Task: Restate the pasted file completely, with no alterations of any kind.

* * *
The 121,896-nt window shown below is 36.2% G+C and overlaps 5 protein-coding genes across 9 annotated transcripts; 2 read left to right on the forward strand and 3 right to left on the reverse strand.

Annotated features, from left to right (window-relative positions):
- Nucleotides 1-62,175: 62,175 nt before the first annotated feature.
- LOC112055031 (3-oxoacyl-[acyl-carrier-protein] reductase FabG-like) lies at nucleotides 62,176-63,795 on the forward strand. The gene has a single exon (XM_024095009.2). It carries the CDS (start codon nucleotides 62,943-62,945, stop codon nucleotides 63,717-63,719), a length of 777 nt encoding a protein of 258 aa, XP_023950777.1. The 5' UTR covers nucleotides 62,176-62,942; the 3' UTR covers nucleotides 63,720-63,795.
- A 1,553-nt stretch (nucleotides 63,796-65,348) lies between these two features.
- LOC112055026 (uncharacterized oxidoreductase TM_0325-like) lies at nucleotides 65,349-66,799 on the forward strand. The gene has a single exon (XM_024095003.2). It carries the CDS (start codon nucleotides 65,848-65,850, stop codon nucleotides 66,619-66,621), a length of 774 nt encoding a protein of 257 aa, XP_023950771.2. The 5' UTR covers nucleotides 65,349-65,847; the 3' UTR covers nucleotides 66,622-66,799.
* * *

The 121,896-nt window shown below is 36.2% G+C and overlaps 5 protein-coding genes across 9 annotated transcripts; 2 read left to right on the forward strand and 3 right to left on the reverse strand.

Annotated features, from left to right (window-relative positions):
- Nucleotides 1-62,175: 62,175 nt before the first annotated feature.
- LOC112055031 (3-oxoacyl-[acyl-carrier-protein] reductase FabG-like) lies at nucleotides 62,176-63,795 on the forward strand. The gene has a single exon (XM_024095009.2). It carries the CDS (start codon nucleotides 62,943-62,945, stop codon nucleotides 63,717-63,719), a length of 777 nt encoding a protein of 258 aa, XP_023950777.1. The 5' UTR covers nucleotides 62,176-62,942; the 3' UTR covers nucleotides 63,720-63,795.
- A 1,553-nt stretch (nucleotides 63,796-65,348) lies between these two features.
- LOC112055026 (uncharacterized oxidoreductase TM_0325-like) lies at nucleotides 65,349-66,799 on the forward strand. The gene has a single exon (XM_024095003.2). It carries the CDS (start codon nucleotides 65,848-65,850, stop codon nucleotides 66,619-66,621), a length of 774 nt encoding a protein of 257 aa, XP_023950771.2. The 5' UTR covers nucleotides 65,349-65,847; the 3' UTR covers nucleotides 66,622-66,799.